Cornell University is a 'stable generator of economic activity' in a tough economy, report shows
ITHACA, N.Y. – The overall stability of Cornell University’s annual $3 billion in economic activity throughout New York state is highlighted in an economic impact report newly released by the university.

The report is an update of a previous economic impact study, released in early 2007, that showed in fiscal year 2005 Cornell generated $3.070 billion throughout the state, including $561 million in research spending at its Ithaca campus and Weill Cornell Medical College in New York City.

In fiscal 2007, according to the current economic impact update, Cornell generated $3.317 billion statewide, an increase of 8 percent over two years. Cornell again led universities in the state in research expenditures, totaling $659 million.

While the updated report does not reflect the severe economic downturn that began in late 2008 or the actions the university has taken to reduce expenditures in the current fiscal year, Cornell's budget is highly diversified and the university projects it will sustain revenues at or near their historical levels for the foreseeable future.

"As one of the state's leading entrepreneurial universities with a $2.8 billion budget, Cornell is a critical resource in this period of economic upheaval to help the state to financial recovery," Cornell President David J. Skorton said. "Even while we're making fiscal adjustments to deal with the current economic situation, Cornell is the economic engine that supports our community as we continue to be a leading economic engine for the state. The actions we are taking now will sustain the university's financial strength over the long term."

Cornell has instituted hiring and construction pauses through June 2009 and is experiencing staff layoffs in some areas. Endowment spending will be reduced by 15 percent for the coming fiscal year. The university is cutting its base budget by $60 million for fiscal year 2010, with an additional $50 million budget correction planned for 2011.

At the same time, the upcoming Class of 2013 will have an additional 100 students and there will be increased charges for tuition, room and board. Trustees also allocated $35 million from the endowment for student financial aid.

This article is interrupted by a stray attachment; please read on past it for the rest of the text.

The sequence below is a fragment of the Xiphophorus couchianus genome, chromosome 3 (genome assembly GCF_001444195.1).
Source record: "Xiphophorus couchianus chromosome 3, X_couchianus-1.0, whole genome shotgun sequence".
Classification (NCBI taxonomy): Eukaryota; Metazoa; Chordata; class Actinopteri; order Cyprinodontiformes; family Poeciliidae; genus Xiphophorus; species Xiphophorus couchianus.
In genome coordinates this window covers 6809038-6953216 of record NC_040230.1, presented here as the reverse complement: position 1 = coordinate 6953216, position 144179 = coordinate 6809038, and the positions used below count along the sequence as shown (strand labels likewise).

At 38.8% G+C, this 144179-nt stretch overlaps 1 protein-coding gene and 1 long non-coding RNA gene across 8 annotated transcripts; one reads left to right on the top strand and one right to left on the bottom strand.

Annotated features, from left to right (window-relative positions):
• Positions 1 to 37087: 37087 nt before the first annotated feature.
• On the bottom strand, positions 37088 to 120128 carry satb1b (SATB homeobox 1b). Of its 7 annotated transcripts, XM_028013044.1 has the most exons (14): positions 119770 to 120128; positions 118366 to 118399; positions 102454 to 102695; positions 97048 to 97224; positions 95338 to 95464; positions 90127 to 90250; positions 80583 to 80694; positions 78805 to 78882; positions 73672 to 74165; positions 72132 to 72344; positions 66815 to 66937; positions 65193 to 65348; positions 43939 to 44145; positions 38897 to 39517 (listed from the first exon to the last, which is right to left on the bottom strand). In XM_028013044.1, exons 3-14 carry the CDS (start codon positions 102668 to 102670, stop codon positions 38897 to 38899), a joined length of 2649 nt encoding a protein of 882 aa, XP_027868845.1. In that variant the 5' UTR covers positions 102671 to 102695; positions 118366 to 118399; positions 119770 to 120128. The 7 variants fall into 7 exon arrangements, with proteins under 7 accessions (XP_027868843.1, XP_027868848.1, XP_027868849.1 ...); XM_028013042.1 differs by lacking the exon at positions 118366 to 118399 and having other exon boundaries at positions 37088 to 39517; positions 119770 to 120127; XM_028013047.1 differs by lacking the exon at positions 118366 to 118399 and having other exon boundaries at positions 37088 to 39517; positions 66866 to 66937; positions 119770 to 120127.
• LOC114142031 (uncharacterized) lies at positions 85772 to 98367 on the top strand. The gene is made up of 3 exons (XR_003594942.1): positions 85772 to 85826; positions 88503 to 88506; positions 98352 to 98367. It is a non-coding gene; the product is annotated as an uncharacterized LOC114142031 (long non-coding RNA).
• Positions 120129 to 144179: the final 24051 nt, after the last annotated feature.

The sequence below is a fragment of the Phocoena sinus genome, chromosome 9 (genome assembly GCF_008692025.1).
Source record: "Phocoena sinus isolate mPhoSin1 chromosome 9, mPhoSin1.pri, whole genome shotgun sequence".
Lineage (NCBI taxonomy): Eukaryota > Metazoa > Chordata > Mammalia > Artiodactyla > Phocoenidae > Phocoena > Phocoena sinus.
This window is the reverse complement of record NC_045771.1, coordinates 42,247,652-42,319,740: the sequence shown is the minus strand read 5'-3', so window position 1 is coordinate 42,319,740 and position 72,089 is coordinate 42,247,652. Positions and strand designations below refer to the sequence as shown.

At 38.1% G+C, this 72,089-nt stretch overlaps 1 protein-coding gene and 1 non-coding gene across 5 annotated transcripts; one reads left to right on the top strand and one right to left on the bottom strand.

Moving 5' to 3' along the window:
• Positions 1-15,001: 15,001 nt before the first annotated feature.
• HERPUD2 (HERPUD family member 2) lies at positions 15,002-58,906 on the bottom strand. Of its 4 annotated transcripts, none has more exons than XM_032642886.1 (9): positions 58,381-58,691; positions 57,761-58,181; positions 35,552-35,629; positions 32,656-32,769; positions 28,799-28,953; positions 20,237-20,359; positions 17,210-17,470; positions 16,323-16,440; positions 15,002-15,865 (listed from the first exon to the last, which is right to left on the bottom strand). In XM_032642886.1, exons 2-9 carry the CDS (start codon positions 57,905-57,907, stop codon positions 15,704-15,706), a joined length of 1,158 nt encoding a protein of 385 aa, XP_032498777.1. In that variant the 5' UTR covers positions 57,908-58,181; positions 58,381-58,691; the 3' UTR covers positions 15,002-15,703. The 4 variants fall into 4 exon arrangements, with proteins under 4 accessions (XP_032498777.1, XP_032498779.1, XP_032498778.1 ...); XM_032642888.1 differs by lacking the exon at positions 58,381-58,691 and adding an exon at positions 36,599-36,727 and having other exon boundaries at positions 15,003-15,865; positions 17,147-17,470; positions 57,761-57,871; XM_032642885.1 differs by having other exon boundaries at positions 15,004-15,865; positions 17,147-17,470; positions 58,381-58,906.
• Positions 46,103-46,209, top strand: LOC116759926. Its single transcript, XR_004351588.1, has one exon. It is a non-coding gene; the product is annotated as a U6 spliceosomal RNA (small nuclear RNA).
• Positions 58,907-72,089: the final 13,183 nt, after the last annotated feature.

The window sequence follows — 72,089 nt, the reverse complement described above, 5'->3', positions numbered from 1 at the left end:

“While we must take time to evaluate our current financial position, Cornell continues to operate as a community of more than 30,000 students, faculty and staff, undertaking cutting-edge research and providing vital services to the people of the state of New York. It is an outstanding area employer," said Stephen T. Golding, executive vice president for finance and administration. "While some of the multimillion-dollar construction projects that have generated intense economic activity on the Ithaca and New York City campuses have been put on hold, the need for them has not gone away and many of them will continue when financial conditions improve."

For the economic impact study, faculty and researchers in Cornell's Department of City and Regional Planning used a social accounting matrix and IMPLAN software to measure the multiplier effects of Cornell's direct and indirect spending.

Highlights from the March 2009 Cornell economic impact report are:

-- Of the $3.317 billion in economic activity Cornell generated throughout the state in fiscal 2007, $1.654 billion was in Central New York, $1.319 billion was in New York City and $344 million was in other areas of the state.

-- Cornell is the primary economic engine in its home, Tompkins County, adding more than 16,000 jobs and $1.1 billion in wages to the local economy through direct and indirect spending.

-- Cornell directly and indirectly generated $61.2 million in tax revenues for New York state and $32.2 million for local government in Tompkins County. Weill Cornell Medical College generated $44.2 million in tax payments to the state and $10.9 million to New York City government.

-- Cornell Cooperative Extension (CCE) is critical to the fulfillment of Cornell's land-grant mission, contributing more than $92 million in programs throughout the state in fiscal 2007. Its total economic impact on the state that year was $158 million. CCE volunteers gave more than 1.14 million hours of service to important community efforts statewide.

-- Cornell is also a national leader in sustainability. The report cites its research in green technology and CCE programs for local foods and sustainable agriculture that has an impact throughout the state.

-- During fiscal 2007, 10 existing New York state businesses licensed 22 Cornell technologies, allowing them to stay competitive and grow.

-- More than 170,000 visitors to the Ithaca campus spent approximately $47 million locally and directly supported 778 full-time equivalent (FTE) jobs in the county.

-- The Ithaca campus purchased $533 million in goods and services in fiscal 2007. A quarter of that, or $128 million, was spent in Tompkins County, and an additional $55 million was spent in surrounding counties in Central New York. Weill Cornell made $202 million in purchases in New York City.

-- In fiscal 2007, Cornell spent a total of $291 million with primary construction contractors: $179 million on projects for the Ithaca campus and $112 million on New York City projects. The construction projects generated 726 FTE jobs in Tompkins County. Weill Cornell construction created 888 jobs in New York City and an additional 77 FTE jobs elsewhere in the state.
"Cornell's updated fiscal 2007 economic impact study reaffirms the many ways Cornell's faculty, staff and students contribute to the quality of life for the citizens of New York state," said Joanne DeStefano, Cornell vice president for finance and CFO. "The study is intended to fulfill President Skorton's prior commitment to regularly report back to the citizens of New York state on how the university is using the resources it is provided to advance the public good."